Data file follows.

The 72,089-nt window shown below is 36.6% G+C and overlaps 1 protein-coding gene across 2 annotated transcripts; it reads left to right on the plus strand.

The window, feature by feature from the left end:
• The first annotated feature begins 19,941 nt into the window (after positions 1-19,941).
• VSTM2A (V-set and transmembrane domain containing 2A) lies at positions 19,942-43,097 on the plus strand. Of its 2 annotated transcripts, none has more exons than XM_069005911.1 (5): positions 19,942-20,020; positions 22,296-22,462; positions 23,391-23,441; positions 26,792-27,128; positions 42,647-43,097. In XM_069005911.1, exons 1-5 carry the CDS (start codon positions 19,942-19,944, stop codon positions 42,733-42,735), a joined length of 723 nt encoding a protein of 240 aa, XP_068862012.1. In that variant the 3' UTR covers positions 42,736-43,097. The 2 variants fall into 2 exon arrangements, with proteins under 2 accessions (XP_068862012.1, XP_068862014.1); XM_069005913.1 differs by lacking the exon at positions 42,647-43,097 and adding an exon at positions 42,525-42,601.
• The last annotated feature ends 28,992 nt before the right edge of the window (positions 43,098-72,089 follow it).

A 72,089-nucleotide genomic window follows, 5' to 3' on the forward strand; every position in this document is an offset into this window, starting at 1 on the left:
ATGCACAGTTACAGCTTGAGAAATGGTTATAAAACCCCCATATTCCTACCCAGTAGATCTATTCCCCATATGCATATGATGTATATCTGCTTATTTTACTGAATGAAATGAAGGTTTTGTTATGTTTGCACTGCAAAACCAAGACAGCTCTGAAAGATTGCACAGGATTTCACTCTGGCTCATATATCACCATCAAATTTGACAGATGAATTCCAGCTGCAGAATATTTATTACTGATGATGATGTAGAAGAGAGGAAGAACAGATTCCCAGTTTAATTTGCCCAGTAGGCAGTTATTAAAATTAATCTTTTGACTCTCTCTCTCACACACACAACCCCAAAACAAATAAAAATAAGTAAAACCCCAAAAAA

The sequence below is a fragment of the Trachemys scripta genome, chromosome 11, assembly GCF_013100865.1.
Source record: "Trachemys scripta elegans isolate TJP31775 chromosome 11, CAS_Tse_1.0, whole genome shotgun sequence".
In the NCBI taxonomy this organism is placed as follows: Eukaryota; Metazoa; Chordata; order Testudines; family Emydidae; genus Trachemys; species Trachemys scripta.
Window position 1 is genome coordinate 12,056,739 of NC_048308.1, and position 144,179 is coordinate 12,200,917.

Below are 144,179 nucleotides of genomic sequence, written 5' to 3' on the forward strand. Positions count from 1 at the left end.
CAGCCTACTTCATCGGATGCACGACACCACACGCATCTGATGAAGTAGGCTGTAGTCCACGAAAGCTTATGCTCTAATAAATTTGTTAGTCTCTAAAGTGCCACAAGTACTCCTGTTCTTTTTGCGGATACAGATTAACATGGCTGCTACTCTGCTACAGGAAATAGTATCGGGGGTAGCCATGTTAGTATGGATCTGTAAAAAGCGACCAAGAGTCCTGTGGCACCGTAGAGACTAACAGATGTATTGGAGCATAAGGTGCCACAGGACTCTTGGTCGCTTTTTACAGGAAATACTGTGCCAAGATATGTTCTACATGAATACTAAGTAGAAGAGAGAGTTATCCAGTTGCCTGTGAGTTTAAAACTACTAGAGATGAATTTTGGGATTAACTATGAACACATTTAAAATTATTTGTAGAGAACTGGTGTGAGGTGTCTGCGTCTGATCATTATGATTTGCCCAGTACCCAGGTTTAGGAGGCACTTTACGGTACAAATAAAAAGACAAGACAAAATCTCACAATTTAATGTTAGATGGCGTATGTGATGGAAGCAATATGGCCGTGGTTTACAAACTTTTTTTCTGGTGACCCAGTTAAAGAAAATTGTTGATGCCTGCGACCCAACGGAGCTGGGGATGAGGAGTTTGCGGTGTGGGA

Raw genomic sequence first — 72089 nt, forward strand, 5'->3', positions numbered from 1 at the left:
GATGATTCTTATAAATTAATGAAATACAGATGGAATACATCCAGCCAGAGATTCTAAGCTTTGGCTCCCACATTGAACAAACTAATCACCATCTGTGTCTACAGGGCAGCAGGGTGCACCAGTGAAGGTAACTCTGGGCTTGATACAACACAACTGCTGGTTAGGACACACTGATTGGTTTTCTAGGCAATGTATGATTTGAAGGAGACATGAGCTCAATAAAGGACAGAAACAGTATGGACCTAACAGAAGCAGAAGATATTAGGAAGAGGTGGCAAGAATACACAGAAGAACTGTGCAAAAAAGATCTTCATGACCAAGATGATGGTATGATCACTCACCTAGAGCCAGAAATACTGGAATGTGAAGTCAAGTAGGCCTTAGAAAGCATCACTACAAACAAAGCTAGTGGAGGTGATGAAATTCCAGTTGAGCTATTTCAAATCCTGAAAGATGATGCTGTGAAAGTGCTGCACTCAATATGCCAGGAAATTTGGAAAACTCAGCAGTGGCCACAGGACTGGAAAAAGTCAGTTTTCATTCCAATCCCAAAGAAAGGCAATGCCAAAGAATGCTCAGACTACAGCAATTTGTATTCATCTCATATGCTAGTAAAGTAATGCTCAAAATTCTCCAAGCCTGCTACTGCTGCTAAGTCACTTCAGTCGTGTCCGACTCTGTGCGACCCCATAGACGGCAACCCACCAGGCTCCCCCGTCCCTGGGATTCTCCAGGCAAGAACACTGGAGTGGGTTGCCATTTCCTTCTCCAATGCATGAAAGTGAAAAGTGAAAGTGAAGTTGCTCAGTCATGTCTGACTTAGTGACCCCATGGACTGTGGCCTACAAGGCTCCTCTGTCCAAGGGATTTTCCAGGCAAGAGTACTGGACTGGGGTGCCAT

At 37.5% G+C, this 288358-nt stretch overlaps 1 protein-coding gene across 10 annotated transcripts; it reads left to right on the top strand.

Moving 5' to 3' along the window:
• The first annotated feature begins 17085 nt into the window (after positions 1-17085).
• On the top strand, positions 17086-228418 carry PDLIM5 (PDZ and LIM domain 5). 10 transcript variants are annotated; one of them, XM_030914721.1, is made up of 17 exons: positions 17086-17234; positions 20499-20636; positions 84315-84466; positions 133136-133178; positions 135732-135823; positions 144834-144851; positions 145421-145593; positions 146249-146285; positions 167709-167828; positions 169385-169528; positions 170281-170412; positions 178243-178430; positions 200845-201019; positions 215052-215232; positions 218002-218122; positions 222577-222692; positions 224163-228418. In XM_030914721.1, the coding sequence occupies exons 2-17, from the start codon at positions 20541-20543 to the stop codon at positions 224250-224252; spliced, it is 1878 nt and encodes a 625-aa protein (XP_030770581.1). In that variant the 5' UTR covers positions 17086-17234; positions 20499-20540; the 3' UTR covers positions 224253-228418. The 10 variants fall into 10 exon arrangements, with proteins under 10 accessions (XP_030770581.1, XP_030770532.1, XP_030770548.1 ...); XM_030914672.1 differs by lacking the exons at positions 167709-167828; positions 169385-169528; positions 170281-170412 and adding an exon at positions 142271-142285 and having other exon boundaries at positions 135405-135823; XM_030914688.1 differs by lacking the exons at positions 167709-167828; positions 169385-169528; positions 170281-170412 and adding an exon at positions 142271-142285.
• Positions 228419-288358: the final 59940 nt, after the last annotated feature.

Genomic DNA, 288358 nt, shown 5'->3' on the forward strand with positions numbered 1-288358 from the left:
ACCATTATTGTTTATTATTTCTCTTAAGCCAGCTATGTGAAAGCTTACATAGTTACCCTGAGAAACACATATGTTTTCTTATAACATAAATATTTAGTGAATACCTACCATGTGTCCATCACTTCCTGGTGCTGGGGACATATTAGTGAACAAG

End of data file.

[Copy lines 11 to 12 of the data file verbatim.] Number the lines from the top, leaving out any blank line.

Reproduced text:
Window position 1 is genome coordinate 12,056,739 of NC_048308.1, and position 144,179 is coordinate 12,200,917.

Below are 144,179 nucleotides of genomic sequence, written 5' to 3' on the forward strand. Positions count from 1 at the left end.